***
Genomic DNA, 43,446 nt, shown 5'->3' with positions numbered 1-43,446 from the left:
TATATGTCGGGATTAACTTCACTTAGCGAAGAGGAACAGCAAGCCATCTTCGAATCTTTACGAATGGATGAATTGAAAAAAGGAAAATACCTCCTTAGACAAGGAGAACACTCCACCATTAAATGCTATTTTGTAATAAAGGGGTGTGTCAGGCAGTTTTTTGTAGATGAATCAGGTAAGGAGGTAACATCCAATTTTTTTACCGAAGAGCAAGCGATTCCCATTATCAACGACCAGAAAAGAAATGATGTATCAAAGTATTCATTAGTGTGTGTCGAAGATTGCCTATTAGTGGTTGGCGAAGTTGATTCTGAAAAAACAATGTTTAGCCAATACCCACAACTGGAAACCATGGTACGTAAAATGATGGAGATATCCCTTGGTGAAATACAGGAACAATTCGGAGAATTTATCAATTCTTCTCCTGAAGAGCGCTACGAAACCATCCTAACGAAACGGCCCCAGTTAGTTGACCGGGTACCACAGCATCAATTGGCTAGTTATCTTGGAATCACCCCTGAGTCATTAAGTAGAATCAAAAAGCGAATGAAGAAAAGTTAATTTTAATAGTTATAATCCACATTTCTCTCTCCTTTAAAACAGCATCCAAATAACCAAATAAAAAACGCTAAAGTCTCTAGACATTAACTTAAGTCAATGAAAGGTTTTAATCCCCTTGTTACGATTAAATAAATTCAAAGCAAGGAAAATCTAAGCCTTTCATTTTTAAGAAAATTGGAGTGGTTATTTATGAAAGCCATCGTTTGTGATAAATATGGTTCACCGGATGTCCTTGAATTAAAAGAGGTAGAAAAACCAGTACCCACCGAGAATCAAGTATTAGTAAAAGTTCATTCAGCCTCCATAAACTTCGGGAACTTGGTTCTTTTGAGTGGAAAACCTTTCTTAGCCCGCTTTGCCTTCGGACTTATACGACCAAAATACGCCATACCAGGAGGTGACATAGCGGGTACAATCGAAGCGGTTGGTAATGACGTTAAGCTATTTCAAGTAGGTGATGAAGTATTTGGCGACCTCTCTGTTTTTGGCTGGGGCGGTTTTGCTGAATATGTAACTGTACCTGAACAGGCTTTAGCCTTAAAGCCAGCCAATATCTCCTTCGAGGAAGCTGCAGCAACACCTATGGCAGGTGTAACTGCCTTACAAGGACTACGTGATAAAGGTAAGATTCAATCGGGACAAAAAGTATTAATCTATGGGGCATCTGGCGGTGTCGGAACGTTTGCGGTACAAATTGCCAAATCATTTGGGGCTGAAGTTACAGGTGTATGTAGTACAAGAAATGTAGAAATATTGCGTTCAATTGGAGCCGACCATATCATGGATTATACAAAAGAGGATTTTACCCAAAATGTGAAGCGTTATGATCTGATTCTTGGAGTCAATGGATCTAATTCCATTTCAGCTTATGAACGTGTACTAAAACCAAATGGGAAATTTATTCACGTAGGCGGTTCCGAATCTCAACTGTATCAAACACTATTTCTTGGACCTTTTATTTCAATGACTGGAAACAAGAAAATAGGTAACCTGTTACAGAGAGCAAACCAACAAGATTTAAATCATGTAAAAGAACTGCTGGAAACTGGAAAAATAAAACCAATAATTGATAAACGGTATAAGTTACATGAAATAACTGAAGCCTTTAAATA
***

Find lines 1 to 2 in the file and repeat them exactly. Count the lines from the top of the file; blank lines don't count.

Genomic DNA, 43,446 nt, shown 5'->3' with positions numbered 1-43,446 from the left:
TATATGTCGGGATTAACTTCACTTAGCGAAGAGGAACAGCAAGCCATCTTCGAATCTTTACGAATGGATGAATTGAAAAAAGGAAAATACCTCCTTAGACAAGGAGAACACTCCACCATTAAATGCTATTTTGTAATAAAGGGGTGTGTCAGGCAGTTTTTTGTAGATGAATCAGGTAAGGAGGTAACATCCAATTTTTTTACCGAAGAGCAAGCGATTCCCATTATCAACGACCAGAAAAGAAATGATGTATCAAAGTATTCATTAGTGTGTGTCGAAGATTGCCTATTAGTGGTTGGCGAAGTTGATTCTGAAAAAACAATGTTTAGCCAATACCCACAACTGGAAACCATGGTACGTAAAATGATGGAGATATCCCTTGGTGAAATACAGGAACAATTCGGAGAATTTATCAATTCTTCTCCTGAAGAGCGCTACGAAACCATCCTAACGAAACGGCCCCAGTTAGTTGACCGGGTACCACAGCATCAATTGGCTAGTTATCTTGGAATCACCCCTGAGTCATTAAGTAGAATCAAAAAGCGAATGAAGAAAAGTTAATTTTAATAGTTATAATCCACATTTCTCTCTCCTTTAAAACAGCATCCAAATAACCAAATAAAAAACGCTAAAGTCTCTAGACATTAACTTAAGTCAATGAAAGGTTTTAATCCCCTTGTTACGATTAAATAAATTCAAAGCAAGGAAAATCTAAGCCTTTCATTTTTAAGAAAATTGGAGTGGTTATTTATGAAAGCCATCGTTTGTGATAAATATGGTTCACCGGATGTCCTTGAATTAAAAGAGGTAGAAAAACCAGTACCCACCGAGAATCAAGTATTAGTAAAAGTTCATTCAGCCTCCATAAACTTCGGGAACTTGGTTCTTTTGAGTGGAAAACCTTTCTTAGCCCGCTTTGCCTTCGGACTTATACGACCAAAATACGCCATACCAGGAGGTGACATAGCGGGTACAATCGAAGCGGTTGGTAATGACGTTAAGCTATTTCAAGTAGGTGATGAAGTATTTGGCGACCTCTCTGTTTTTGGCTGGGGCGGTTTTGCTGAATATGTAACTGTACCTGAACAGGCTTTAGCCTTAAAGCCAGCCAATATCTCCTTCGAGGAAGCTGCAGCAACACCTATGGCAGGTGTAACTGCCTTACAAGGACTACGTGATAAAGGTAAGATTCAATCGGGACAAAAAGTATTAATCTATGGGGCATCTGGCGGTGTCGGAACGTTTGCGGTACAAATTGCCAAATCATTTGGGGCTGAAGTTACAGGTGTATGTAGTACAAGAAATGTAGAAATATTGCGTTCAATTGGAGCCGACCATATCATGGATTATACAAAAGAGGATTTTACCCAAAATGTGAAGCGTTATGATCTGATTCTTGGAGTCAATGGATCTAATTCCATTTCAGCTTATGAACGTGTACTAAAACCAAATGGGAAATTTATTCACGTAGGCGGTTCCGAATCTCAACTGTATCAAACACTATTTCTTGGACCTTTTATTTCAATGACTGGAAACAAGAAAATAGGTAACCTGTTACAGAGAGCAAACCAACAAGATTTAAATCATGTAAAAGAACTGCTGGAAACTGGAAAAATAAAACCAATAATTGATAAACGGTATAAGTTACATGAAATAACTGAAGCCTTTAAATA